Several tobacco companies sued the U.S. Food & Drug Administration (FDA) after the FDA denied their ability to market and sell their e-cigarette/vape products. The Eleventh Circuit ruled that the FDA, in reaching its decision, refused to consider marketing and sales-access-restriction plans that the companies submitted to minimize youth exposure and access to the products. Accordingly, the Eleventh Circuit vacated the FDA’s decision and ordered the FDA to consider the youth restriction plans when it assesses whether to grant or deny the companies’ ability to market their products.1
This decision impacts more than just tobacco companies. Retailers and distributors that help manufacturers comply with the FDA’s youth restriction requirements will likely stand a better chance of being able to sell new e-cig/vape products. For example, if a retailer can verify to a distributor or manufacturer that they only sell products to adults, the retailer may become a repeat customer for that manufacturer or distributor.
The dispute stemmed from the Tobacco Control Act of 2009 (the Act), which prohibits manufacturers from selling any “new tobacco product” without FDA approval.2 The Act provides that the FDA shall deny applications for new tobacco products if, based on the information it reviews, the FDA finds a company failed to show the new product would be appropriate for the protection of public health.3 Although the relevant information the FDA considers may vary, the FDA had repeatedly told companies seeking to market and sell e-cig/vape products that youth restriction plans are relevant to its determination.4 In particular, the FDA emphasized that it is important to consider how e-cig/vape products are marketed towards youth, including critical factors such as making cartoonish advertisements and providing flavored products.5
The tobacco companies at issue explained to the FDA that they had taken steps to prevent sales to youth, such as discontinuing direct sales through their websites, only advertising on age-gated websites and adult-only brick-and-mortar stores, monitoring distribution channels for compliance with its adult-only marketing and sales policies, and producing ads in only black-and-white. For those companies that continued online sales, they relied on technology that reviewed public records to verify a purchaser’s age.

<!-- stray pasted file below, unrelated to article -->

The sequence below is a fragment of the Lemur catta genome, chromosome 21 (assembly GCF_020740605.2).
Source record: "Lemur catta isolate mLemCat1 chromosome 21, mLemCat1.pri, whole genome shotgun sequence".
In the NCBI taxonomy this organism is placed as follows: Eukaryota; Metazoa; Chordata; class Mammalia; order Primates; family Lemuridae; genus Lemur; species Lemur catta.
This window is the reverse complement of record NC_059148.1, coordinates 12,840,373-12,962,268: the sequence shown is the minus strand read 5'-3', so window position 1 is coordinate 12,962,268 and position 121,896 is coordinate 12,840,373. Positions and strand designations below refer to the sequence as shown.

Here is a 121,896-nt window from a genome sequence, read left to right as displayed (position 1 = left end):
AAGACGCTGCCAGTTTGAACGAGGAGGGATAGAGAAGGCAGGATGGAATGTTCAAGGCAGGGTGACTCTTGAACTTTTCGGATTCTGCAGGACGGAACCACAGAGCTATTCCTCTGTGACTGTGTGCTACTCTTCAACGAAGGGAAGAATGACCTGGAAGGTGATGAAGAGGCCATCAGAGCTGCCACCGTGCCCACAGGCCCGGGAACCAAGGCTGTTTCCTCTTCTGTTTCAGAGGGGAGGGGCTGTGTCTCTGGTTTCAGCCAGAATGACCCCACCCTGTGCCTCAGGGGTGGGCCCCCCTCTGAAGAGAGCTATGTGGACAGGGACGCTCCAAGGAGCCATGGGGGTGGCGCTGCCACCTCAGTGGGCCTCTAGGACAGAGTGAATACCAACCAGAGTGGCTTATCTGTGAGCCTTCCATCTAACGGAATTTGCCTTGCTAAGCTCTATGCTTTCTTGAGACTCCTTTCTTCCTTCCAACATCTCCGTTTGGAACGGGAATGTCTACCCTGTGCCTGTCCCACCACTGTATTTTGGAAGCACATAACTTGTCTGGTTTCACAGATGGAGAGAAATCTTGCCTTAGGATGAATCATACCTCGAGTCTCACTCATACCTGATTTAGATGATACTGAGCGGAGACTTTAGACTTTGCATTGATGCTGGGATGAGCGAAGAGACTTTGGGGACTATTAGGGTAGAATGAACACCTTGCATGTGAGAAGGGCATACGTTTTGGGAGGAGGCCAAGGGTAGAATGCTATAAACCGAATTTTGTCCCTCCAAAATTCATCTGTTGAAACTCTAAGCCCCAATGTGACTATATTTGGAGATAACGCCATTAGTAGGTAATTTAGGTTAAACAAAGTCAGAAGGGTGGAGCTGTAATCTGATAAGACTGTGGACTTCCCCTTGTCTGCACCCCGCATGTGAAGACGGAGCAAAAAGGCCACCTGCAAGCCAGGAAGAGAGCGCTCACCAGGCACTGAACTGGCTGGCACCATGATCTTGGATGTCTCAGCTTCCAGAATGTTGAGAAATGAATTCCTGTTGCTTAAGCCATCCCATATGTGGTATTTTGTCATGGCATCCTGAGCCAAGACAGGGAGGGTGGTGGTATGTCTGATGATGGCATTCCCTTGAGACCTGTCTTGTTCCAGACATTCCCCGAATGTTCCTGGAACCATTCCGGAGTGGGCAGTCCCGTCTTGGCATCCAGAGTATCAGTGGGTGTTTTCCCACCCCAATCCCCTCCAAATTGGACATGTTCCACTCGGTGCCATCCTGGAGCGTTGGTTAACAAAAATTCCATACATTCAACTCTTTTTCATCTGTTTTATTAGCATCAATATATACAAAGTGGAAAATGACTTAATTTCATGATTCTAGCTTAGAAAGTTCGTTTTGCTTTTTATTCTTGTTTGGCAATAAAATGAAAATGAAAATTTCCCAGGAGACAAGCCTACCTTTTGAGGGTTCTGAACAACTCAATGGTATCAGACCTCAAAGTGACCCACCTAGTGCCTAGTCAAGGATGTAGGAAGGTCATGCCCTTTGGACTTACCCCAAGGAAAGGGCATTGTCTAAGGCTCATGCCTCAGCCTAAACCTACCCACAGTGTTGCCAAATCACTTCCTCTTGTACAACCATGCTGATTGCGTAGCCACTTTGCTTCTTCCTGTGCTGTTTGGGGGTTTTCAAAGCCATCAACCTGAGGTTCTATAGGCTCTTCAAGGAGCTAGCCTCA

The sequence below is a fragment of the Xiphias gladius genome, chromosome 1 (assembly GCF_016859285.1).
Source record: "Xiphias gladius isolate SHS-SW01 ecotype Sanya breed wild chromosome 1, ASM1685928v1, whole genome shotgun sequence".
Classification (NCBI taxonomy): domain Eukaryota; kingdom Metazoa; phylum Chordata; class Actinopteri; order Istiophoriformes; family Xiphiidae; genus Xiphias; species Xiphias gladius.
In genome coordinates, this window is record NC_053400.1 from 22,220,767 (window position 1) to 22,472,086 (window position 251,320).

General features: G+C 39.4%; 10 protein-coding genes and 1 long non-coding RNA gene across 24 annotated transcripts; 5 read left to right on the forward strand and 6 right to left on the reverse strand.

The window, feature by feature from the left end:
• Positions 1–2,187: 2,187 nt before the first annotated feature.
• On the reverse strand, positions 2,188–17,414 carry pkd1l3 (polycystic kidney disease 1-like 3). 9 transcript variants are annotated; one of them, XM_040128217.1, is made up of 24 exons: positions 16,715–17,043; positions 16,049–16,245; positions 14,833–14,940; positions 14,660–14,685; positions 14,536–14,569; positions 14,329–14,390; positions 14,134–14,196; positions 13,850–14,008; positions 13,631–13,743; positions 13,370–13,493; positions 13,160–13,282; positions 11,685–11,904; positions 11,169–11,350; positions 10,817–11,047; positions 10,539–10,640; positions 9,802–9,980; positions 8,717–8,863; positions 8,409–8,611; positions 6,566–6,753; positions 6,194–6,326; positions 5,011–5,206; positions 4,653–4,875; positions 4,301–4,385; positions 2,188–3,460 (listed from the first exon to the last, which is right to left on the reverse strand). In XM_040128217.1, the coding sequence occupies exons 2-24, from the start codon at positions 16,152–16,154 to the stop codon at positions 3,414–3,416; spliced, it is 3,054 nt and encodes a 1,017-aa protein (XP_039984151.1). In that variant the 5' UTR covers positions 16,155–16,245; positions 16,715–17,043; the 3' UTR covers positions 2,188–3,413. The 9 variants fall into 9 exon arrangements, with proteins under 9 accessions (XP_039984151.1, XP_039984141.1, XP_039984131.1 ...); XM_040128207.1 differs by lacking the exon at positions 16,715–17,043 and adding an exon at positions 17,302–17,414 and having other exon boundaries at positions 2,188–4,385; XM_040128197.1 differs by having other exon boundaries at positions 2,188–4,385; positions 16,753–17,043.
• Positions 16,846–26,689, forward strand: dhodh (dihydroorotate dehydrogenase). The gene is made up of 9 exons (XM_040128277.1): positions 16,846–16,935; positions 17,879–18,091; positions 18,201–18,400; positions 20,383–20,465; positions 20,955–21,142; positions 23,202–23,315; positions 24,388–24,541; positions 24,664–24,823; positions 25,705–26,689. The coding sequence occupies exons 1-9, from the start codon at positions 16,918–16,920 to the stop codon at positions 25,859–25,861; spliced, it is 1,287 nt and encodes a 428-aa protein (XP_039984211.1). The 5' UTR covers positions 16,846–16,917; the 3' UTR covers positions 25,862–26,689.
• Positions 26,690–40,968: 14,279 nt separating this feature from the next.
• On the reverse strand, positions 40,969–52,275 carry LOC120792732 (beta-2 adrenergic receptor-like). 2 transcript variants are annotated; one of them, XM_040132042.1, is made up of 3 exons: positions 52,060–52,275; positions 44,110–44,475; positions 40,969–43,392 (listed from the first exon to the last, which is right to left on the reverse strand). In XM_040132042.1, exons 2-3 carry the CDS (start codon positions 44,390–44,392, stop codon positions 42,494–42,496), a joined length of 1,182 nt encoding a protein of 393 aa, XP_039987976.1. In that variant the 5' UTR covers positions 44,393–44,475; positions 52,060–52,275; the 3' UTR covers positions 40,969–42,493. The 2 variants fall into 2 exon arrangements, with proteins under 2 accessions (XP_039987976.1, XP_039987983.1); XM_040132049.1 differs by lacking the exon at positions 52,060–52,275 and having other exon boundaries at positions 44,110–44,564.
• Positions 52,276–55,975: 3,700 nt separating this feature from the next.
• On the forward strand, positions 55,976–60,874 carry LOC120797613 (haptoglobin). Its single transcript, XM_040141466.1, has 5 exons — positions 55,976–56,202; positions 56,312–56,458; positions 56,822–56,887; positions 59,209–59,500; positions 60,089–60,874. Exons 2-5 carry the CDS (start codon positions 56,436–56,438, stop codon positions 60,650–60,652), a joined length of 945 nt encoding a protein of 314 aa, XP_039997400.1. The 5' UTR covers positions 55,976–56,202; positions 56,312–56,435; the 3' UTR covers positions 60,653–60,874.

The Eleventh Circuit determined that the FDA ignored these and other steps taken by the tobacco companies, and instead relied on a since rescinded memorandum stating the FDA would not review the youth restriction plans “for the sake of efficiency” because the FDA was not aware of restrictions that, to date, had been successful in sufficiently decreasing the ability of youth to obtain and use e-cig/vape products.
The Eleventh Circuit also observed that after the FDA denied the tobacco companies’ applications, the FDA issued a rule explicitly requiring the tobacco companies to describe their products’ intended audience and how youth access would be restricted.6 The FDA further stated that information contained in the youth restriction plans was “necessary” to properly evaluate the extent of youth exposure and the likelihood that they would use the products.7 This about-face from the FDA led the Eleventh Circuit to conclude that the FDA’s rejection of the tobacco companies’ applications should be reversed because the FDA had failed to consider all of the information it stated was relevant to evaluating whether products are appropriate for the protection of public health.
Based on the Eleventh Circuit’s decision, while the FDA is not required to grant the companies’ applications (and a dissenting opinion noted that the FDA most certainly will not grant them), it is required to consider the youth restriction plans. Accordingly, e-cig/vape companies submitting applications for new products to the FDA should continue to include detailed plans for preventing youth access and exposure to the products.
For more information about how to best protect your business and/or current or pending litigation, please contact one of the attorneys on the E-Cigarette/Vape Team.